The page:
Last week we were fortunate to attend the LabWorks 2015 Global Lab Gathering, an annual event bringing together innovation labs and teams from across the globe. It was our chance to meet other practitioners and to deepen our knowledge of public and social innovation.
The big question on our minds was whether all the knowledge and experiences elsewhere would add value within our little innovation labs in Indonesia.
We found that while the context and cultural landscapes may be different, the journey tends to be the same. Overall it was an amazing opportunity to meet like-minded colleagues and to compare battle scars. Our key takeaways are detailed below.
Experts are not enough
Satsuko VanAntwerp of InWithForward shared that they began their attempt to improve the lives of people with disabilities by admitting that, despite a wealth of existing research, they do not know enough about the people they are trying to help.
In response, the team spent ten weeks living in a social housing complex, sharing dinners and spending weekends with their neighbours. They found that the isolation felt by people with disabilities has more to do with the lack of opportunities to make meaningful contributions to their community than the lack of social connections to a community, which was the team’s original understanding based on existing research.
The point Satsuko makes is that experts have valuable knowledge, but so do citizens. They are experts in their own context and are best placed to define the most important problem and to identify the most meaningful changes that could be made.
This is especially important in marginalized communities, whose voices could be sidelined even further if they are not involved throughout the design process of initiatives that are meant to empower them.
‘I don’t understand why there’s a popular belief that governments don’t take risks,’ said Agnes Kwek of the Singaporean Government. ‘Doing something can be a risk, not doing something can also be a risk. Governments take risks all the time.’
Agnes and her fellow panelists at the ‘Culture of Risk’ session pointed out that it is far more useful to introduce innovation as a way to test human reactions before a policy is introduced at scale, as this is often what data and policy debates fail to take into account.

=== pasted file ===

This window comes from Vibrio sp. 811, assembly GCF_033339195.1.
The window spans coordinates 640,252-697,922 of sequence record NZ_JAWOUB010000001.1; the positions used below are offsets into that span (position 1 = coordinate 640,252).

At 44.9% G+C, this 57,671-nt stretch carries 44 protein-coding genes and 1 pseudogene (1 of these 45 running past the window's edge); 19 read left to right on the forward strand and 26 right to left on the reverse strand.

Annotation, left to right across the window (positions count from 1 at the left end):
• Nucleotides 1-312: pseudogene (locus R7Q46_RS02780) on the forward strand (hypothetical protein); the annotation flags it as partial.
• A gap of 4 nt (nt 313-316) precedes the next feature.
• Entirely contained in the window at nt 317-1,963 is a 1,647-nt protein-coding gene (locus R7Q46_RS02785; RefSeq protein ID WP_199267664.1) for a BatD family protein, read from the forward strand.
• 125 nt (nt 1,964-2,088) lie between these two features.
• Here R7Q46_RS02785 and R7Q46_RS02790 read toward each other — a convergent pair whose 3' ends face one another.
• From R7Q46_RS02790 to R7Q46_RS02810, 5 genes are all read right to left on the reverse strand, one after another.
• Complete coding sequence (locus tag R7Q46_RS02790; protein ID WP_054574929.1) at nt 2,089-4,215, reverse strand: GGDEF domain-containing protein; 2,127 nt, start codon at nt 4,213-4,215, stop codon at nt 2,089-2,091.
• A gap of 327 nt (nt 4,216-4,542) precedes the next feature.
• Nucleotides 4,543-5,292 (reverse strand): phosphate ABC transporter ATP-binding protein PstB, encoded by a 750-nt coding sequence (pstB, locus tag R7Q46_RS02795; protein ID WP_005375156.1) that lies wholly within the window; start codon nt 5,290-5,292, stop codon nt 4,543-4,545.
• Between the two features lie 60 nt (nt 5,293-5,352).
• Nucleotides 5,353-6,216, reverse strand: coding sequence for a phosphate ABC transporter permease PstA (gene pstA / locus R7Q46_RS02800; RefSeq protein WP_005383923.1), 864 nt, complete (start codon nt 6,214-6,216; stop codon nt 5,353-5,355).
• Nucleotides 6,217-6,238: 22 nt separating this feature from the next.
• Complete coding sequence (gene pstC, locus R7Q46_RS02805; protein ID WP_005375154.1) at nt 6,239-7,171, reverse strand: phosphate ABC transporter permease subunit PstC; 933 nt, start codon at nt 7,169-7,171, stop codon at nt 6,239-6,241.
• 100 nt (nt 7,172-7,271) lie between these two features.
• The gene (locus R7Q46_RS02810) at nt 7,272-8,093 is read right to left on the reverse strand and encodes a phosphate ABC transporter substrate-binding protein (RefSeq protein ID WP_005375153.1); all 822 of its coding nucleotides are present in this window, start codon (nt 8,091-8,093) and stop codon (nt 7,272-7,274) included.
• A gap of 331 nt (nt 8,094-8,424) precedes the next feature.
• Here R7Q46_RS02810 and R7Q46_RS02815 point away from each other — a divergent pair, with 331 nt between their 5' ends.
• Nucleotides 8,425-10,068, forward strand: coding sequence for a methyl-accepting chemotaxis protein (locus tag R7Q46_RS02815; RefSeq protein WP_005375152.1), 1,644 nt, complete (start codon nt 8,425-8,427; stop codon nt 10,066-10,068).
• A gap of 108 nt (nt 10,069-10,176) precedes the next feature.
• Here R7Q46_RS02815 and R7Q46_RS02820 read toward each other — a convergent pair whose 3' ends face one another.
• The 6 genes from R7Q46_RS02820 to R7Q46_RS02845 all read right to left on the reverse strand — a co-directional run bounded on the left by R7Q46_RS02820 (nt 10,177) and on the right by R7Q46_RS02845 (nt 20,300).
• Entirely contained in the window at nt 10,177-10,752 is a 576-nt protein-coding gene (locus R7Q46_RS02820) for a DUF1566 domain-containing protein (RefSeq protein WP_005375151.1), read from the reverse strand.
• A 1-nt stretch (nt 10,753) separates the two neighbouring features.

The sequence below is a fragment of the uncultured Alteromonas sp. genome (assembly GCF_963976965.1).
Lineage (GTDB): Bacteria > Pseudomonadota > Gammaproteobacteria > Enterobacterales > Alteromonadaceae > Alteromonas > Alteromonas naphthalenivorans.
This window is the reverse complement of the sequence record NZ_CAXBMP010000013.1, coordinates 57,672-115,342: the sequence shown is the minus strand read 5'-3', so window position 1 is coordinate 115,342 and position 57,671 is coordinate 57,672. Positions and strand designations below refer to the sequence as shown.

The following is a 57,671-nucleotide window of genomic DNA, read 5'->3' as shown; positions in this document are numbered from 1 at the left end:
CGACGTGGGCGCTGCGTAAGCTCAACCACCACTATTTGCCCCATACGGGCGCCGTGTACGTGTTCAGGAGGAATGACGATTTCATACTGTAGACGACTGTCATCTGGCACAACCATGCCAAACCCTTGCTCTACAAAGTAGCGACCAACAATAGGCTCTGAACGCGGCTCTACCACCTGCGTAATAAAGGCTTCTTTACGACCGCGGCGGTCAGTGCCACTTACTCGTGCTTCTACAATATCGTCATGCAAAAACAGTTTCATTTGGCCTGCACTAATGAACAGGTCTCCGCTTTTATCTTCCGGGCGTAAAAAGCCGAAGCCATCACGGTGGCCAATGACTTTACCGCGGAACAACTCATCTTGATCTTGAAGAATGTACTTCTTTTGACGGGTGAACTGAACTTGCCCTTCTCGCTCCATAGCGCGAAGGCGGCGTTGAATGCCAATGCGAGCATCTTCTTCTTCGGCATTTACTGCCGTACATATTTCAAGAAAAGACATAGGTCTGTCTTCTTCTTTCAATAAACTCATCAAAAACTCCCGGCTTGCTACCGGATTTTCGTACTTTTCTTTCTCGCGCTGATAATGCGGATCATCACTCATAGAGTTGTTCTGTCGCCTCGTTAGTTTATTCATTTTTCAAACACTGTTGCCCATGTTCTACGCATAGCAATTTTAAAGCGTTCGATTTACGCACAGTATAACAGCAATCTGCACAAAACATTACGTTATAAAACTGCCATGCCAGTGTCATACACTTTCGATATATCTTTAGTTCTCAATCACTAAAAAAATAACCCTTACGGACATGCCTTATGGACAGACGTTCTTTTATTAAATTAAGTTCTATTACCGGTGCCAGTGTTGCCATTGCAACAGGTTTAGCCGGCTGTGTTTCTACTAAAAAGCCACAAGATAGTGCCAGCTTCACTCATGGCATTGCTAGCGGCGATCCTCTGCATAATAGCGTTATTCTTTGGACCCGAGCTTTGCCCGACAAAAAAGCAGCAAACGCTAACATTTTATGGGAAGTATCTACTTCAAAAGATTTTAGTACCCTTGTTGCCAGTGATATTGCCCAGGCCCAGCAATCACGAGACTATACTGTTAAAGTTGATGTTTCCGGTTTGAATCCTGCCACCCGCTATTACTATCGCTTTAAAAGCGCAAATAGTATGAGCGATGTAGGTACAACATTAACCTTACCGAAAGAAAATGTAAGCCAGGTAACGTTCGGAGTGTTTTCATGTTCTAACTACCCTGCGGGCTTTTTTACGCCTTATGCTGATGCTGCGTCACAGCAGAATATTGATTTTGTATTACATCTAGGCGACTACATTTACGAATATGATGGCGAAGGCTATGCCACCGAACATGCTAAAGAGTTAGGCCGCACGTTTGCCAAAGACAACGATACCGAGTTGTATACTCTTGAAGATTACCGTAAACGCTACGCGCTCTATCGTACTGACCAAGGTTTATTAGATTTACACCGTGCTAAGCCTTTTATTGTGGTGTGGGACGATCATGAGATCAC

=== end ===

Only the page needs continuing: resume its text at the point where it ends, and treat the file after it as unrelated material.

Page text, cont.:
They also argued that asking governments to embrace failure is a much less compelling approach compared to setting a learning agenda at the start of a change process, which shifts the burden from the outcome to gaining insights from the experience of trying out a new approach.
Public sector culture
Professor Stephen Goldsmith suggested that ‘you want disruption, but not mayhem’ when creating innovation labs in the public sector. They have to be able to withstand change in political leadership. As long as the culture of the lab pervades, then it should cut across political change.
Working as an innovator within the public sector is not for everyone but finding a champion/early adopter can help facilitate the process.
A great lesson for Indonesia came from Shatha al-Hashmi, of the MBR Centre for Government Innovation in the United Arab Emirates, who said that the language of public sector innovation is hard to translate into Arabic. In response they are creating a new vocabulary around innovation. This is an issue that many countries are dealing with and our instincts tell us that we need to engage in a similar process here in Indonesia.
Thanks to Nesta for a fantastic event – expect to hear more from us in the blogosphere soon and we look forward to seeing you all again next year.
Maesy Angelina runs the Innovation Portfolio at Mampu – a programme focusing on empowering women for poverty reduction. Derval Usher is the interim Lab Manager at Pulse Lab Jakarta.
Top image: Mariko Takeuchi, the former Founding Director at inCompass in Cambodia, opens the panel on what labs can do for poverty, at LabWorks 2015 [photo credit: Nesta].